Patrick Donald returned to live in the UK from Canada in the early 1990s and settled in the Dover House Conservation Area, Putney, South West London. He did not need to work, and he studied history of art and volunteered as a guide at Fulham Palace. In the environment of this Grade I listed building he sharpened his general interest in antiques and focused on the arts of the Jacobean era. Charles I was of specific interest to him, and his collection contains a number of objects and paintings depicting the King – Donald was attracted by the style of the court, its glamour and also its extravagances. He had shipped his Japanese collection to England from Canada and the upstairs rooms of his home were dressed with these works, whereas the ground floor spaces were to be decorated with his burgeoning collection of early furniture, works of art and paintings. His expertise in set design was put to good use in the creation of room settings, his aim being to create an ‘impression’. A friend describes Donald’s home as the ‘theatre of his mind’, and in these rooms he had all that he needed and desired, this became his world. But, unlike other collectors’ homes Donald’s house was only open to a small group of trusted friends, because it was his own highly private museum and he aimed to keep it that way.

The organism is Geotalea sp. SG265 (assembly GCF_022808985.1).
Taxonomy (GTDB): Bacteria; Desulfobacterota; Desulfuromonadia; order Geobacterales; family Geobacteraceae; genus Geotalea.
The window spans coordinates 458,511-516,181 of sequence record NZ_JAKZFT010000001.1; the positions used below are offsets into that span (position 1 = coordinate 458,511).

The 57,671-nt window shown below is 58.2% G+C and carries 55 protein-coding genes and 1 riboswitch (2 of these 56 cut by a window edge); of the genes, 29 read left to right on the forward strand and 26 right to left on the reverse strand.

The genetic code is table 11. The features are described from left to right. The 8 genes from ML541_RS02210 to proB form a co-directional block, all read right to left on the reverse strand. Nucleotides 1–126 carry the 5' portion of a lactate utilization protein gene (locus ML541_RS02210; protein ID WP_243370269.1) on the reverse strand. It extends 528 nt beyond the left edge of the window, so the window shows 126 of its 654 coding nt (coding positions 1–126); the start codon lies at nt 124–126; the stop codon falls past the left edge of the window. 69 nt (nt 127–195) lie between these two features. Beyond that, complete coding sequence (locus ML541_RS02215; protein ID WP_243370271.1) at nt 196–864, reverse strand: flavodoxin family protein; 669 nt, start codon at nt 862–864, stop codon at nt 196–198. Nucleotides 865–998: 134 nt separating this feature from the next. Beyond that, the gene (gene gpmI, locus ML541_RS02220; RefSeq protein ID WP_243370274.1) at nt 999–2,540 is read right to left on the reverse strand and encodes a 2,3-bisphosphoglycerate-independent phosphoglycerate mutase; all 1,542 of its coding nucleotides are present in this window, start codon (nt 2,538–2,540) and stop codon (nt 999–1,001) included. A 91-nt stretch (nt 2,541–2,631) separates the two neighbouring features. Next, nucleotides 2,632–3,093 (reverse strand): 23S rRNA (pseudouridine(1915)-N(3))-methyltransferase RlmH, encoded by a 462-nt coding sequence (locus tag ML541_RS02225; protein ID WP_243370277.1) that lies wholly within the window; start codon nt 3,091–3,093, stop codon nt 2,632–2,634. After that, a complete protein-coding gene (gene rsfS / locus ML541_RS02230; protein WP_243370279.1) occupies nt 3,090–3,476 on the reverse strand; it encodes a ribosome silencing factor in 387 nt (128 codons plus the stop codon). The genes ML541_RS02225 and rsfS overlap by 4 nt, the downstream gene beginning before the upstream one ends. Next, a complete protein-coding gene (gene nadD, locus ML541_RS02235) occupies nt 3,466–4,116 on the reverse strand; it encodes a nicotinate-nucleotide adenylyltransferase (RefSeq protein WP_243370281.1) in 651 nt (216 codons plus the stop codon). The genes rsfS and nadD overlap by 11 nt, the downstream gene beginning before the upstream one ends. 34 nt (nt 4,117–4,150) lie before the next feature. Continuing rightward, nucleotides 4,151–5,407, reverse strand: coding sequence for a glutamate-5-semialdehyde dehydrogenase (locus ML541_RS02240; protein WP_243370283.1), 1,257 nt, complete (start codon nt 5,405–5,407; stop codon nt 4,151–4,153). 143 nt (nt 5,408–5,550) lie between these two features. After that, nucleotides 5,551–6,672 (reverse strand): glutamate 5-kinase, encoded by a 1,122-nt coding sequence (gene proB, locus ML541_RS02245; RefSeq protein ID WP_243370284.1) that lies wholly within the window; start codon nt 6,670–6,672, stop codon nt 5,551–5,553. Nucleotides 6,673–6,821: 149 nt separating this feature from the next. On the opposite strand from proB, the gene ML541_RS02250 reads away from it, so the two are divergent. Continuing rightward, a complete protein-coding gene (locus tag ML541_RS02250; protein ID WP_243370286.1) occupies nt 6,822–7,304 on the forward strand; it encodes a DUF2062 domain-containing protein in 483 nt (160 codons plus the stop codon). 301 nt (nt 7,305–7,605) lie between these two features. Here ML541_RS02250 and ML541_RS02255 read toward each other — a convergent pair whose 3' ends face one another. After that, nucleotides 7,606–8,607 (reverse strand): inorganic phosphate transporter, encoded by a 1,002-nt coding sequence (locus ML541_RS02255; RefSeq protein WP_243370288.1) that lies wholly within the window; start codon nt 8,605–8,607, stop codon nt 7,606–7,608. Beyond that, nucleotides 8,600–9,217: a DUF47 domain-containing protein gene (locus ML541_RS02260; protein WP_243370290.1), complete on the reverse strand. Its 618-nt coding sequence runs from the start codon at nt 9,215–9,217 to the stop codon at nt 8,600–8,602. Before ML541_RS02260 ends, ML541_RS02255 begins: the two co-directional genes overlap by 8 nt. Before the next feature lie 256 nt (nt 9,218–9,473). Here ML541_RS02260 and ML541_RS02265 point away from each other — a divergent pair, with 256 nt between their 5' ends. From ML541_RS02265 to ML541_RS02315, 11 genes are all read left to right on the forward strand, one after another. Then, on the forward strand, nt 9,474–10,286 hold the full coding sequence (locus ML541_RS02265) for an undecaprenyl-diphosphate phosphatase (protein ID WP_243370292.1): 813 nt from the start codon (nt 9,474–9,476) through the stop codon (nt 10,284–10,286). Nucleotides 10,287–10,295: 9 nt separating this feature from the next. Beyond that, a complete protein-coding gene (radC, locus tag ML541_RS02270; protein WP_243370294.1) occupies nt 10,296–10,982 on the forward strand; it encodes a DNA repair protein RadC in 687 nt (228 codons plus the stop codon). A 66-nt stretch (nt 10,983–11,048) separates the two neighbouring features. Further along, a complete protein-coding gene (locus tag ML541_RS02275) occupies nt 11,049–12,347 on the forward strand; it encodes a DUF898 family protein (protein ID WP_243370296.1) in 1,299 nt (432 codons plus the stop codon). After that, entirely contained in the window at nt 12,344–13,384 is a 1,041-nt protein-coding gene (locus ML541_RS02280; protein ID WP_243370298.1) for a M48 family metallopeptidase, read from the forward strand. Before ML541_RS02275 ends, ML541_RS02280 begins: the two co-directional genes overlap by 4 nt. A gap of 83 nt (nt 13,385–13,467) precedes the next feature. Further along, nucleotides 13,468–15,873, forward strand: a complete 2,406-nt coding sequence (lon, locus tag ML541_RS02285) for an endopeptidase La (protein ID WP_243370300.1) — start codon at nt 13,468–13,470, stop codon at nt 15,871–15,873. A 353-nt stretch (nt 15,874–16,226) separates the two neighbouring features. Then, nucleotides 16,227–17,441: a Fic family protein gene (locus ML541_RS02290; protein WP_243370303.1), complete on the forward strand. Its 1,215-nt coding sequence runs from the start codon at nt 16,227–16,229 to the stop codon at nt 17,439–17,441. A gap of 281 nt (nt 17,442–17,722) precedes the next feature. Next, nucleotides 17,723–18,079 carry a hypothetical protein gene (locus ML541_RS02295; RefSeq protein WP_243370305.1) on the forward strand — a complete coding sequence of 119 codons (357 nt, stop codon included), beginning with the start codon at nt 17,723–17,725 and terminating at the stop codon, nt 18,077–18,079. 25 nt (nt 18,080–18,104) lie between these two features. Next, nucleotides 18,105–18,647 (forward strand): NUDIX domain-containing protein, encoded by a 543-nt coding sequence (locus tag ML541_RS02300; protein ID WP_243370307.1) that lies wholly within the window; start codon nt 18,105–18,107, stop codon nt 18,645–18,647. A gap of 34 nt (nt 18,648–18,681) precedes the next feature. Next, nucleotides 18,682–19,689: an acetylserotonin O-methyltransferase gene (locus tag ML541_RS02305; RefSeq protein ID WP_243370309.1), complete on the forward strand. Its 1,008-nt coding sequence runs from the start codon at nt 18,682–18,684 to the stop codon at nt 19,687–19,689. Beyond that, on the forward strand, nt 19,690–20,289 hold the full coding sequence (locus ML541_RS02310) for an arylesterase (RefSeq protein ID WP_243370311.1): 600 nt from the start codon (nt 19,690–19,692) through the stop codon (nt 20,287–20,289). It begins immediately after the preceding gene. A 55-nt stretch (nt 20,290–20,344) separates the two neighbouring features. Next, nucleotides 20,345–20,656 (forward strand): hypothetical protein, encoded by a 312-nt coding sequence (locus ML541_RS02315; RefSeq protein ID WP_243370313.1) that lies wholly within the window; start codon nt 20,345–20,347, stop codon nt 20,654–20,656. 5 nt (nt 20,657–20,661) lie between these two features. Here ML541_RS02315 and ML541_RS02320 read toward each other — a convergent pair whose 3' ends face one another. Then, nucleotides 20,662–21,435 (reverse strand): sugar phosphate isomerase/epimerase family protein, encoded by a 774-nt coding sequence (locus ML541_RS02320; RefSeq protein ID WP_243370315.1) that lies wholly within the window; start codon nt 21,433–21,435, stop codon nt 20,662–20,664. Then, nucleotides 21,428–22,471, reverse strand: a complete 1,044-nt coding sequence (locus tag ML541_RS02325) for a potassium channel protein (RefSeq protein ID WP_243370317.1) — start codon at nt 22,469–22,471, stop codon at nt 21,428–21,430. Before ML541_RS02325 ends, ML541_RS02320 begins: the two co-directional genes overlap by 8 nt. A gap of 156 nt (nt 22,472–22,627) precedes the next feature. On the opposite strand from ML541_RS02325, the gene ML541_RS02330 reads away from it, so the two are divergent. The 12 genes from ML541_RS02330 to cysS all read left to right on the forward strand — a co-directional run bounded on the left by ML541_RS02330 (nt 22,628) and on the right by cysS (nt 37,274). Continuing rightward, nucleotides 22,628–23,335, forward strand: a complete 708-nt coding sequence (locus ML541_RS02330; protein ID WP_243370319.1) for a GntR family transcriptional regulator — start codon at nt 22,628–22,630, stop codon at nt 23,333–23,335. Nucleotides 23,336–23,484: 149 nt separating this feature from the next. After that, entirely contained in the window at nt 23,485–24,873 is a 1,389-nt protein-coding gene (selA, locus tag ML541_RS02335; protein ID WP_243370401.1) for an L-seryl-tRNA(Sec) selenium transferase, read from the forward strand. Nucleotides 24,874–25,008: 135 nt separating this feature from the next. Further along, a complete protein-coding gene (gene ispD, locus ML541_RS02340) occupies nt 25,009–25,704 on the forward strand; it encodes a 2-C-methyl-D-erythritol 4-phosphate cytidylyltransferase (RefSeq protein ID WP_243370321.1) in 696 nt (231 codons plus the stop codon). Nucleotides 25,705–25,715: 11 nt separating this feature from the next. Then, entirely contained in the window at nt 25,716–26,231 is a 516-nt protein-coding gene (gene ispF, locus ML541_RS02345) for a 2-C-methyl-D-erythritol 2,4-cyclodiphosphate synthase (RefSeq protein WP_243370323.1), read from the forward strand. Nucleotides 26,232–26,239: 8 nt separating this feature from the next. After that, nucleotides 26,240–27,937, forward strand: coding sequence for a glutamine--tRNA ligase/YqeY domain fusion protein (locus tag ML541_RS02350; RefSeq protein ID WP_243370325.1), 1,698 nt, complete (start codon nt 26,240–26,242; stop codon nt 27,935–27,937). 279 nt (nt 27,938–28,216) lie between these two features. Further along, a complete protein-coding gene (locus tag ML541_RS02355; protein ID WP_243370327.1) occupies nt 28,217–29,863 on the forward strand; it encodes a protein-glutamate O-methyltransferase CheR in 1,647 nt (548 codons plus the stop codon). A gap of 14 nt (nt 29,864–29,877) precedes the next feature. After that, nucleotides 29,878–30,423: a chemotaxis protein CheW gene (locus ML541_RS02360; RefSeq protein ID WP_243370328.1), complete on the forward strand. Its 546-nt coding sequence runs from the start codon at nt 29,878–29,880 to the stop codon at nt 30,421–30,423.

Patrick Donald later volunteered as a guide at Southside House, Wimbledon, and the story behind this historic building and its furbishment struck a chord with him. Built in the William and Mary style Southside was the creation of Robert Pennington, a close friend of Charles II. Pennington’s son died from the plague and the intention was that Southside would provide a safe haven for his family, it was thereafter the home to successive generations of the family. Many years later, on his return to England after experiencing harrowing service in the Special Operations Executive during World War II, Malcolm Munthe restored the house, transforming it into a series of ‘sets’ to display family possessions acquired over many years. Though importantly, unlike Donald’s own home in Putney, Southside House was open to the public.
Friends recollect that Patrick Donald would regularly walk over 100 miles a week through London, he loved to explore its historical areas, discovering quirky tombstones in cemeteries such as Brompton and Mortlake and taking in stops at its oldest pubs. In common with many collectors, he meticulously catalogued his acquisitions on cue cards – his handwriting, an extremely fine script, was accompanied by detailed sketches in ink. These were not for publication, the cards simply captured his own thoughts and observations on the contents of his collection. Donald retained his distinctive Belfast accent despite growing up in Canada, although the occasional North American-accented ‘gee’ would pepper his conversation. He was also true to his Irish roots in his love of potatoes, friends say he was known for the extraordinary volume he would consume at a single sitting.
It is fitting that Patrick Donald’s beloved Ulster Museum, and ultimately a whole new generation of collectors, will benefit from the sale of his wide ranging and diverse collection.